Last December, I was interested to read an article about the posthumous publication of a new translation of Dante’s Paradise by Scottish author Alisdair Gray. This took me down a browsing wormhole which led to Nick Senger’s blog and his post about a chapter a day readalong in 2021, the first of which would be The Divine Comedy. It’s a sign, I thought!Continue reading “14 Weeks With Dante: Reflections on Reading The Divine Comedy”
I wasn’t planning to read Sarah Moss’s new book Summerwater at the moment, not least because I have still got tons of reading I want to do for August’s Women In Translation month. But after watching her online Edinburgh Book Festival session (free to watch until the end of the month), I just had to download the book immediately and make a start.
In just 125 pages, Moss draws the reader in to a familiar scene – a rainy UK self-catering holiday, in this case in the Scottish Highlands. We work our way through a 24hour period, meeting twelve of the campsite’s residents as they ruminate on how well (or otherwise) their longed-for break is turning out. Even though it is so short, you feel as if you know these people. Moss’s rendition of each character’s perspective is packed with insight and I couldn’t help but spot similarities with people I know or seem to know, or (even more painfully), with myself. Continue reading “Book Review: Summerwater by Sarah Moss”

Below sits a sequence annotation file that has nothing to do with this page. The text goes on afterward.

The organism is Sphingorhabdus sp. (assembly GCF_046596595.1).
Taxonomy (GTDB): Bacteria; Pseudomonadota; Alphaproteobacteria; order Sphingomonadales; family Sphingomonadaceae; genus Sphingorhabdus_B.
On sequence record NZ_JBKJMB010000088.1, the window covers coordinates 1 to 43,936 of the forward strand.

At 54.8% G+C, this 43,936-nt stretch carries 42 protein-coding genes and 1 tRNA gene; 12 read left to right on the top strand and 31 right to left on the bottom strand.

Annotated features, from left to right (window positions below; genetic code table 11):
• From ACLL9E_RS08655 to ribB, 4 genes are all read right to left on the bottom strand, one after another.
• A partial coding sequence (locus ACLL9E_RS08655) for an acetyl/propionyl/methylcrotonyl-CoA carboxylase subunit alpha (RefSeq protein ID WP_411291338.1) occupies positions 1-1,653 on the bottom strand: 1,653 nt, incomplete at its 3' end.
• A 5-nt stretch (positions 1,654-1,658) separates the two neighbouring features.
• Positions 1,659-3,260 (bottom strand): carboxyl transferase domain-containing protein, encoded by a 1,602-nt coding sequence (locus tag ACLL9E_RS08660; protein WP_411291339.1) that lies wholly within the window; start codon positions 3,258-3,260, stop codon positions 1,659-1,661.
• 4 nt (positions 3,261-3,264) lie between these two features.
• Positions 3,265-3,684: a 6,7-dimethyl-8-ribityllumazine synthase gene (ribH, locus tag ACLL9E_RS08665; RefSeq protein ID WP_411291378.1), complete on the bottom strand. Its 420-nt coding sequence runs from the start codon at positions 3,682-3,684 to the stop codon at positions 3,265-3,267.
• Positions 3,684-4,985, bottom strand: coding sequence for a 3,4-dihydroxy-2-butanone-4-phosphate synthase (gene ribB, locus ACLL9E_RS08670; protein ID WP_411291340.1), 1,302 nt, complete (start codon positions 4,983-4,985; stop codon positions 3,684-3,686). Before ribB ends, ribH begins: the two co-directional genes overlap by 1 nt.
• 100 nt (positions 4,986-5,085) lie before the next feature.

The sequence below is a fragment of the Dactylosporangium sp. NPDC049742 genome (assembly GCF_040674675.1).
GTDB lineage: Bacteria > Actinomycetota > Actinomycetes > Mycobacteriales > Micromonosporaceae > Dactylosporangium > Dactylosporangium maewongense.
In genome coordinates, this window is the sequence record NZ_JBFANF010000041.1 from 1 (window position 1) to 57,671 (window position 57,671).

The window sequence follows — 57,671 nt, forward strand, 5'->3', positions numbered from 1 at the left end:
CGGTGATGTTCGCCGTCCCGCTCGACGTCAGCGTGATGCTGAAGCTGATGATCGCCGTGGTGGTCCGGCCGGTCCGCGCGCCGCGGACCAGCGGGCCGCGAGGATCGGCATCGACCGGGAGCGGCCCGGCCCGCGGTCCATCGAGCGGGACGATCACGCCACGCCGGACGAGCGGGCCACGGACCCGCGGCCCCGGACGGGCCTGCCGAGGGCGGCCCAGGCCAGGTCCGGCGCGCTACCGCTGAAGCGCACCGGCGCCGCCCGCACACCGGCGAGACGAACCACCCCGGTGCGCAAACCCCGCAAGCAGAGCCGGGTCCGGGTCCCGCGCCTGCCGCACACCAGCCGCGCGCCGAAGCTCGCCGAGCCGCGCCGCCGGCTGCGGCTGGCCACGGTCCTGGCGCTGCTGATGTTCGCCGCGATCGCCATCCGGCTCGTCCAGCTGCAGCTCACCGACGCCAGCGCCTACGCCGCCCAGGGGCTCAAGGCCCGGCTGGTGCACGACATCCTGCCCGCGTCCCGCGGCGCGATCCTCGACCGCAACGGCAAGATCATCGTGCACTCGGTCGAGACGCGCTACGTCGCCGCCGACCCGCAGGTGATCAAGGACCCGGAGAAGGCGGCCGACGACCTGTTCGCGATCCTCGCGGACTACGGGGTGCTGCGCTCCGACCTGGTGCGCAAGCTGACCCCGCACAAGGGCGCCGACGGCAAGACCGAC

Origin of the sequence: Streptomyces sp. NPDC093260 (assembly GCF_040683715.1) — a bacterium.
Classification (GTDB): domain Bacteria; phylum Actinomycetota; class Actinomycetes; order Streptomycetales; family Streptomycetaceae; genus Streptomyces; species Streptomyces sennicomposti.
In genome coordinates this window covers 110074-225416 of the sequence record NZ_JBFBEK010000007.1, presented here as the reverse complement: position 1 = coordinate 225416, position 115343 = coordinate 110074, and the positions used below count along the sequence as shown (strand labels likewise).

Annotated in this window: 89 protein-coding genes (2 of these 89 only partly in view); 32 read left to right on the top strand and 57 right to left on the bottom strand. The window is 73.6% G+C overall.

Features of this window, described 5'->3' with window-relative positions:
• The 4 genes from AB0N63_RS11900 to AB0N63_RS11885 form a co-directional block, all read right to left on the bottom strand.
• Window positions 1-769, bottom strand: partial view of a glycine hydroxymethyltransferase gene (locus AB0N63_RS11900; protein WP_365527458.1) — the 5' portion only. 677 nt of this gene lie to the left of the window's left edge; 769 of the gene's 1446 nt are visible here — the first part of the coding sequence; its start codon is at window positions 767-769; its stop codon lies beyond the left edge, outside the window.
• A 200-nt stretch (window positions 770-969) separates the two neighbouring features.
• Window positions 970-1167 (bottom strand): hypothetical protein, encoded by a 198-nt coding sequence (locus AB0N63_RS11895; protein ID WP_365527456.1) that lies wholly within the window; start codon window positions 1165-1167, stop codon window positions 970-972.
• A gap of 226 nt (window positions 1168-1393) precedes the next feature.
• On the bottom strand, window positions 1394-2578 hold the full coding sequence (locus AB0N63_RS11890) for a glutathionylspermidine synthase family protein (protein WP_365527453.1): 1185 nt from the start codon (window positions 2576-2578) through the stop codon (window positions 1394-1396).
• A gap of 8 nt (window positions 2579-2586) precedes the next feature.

I love the idea of ‘the north’. I guess the idea of Father Christmas at the North Pole set up that notion of a magical fantasy in the snow from a young age, along with children’s classics such as The Snow Queen. More recent fiction includes Philip Pullman’s His Dark Materials trilogy, which was my first introduction to Svalbard. I initially assumed it was an imaginary place, especially as Pullman’s writing is so lyrical and evocative. But of course it is definitely real, as we find out through Christiane Ritter’s travel memoir A Woman In The Polar Night.
Translated from the original German by Jane Degras and published by Pushkin Press, this is a fascinating account of Ritter’s encounter with the far north through her year-long visit to Spitsbergen, the largest island in the Svalbard archipelago. Continue reading “Book Review: A Woman In The Polar Night by Christiane Ritter, translated by Jane Degras #WITMonth #WomenInTranslation”
Why do we read? For pleasure and entertainment of course. To expand our horizons when we can’t travel anywhere. And to learn about other lives and experiences.
Shadows On The Tundra falls in the second and third of these categories. It is not a ‘pleasure and entertainment’ book in any way. It is a serious and direct first-hand account of a horrific chapter in the history of the mid-twentieth century and is therefore, in my view, an essential read. Continue reading “Book Review: Shadows on the Tundra by Dalia Grinkevičiutė (trans. Delija Valiukenas) #WITMonth #WomenInTranslation”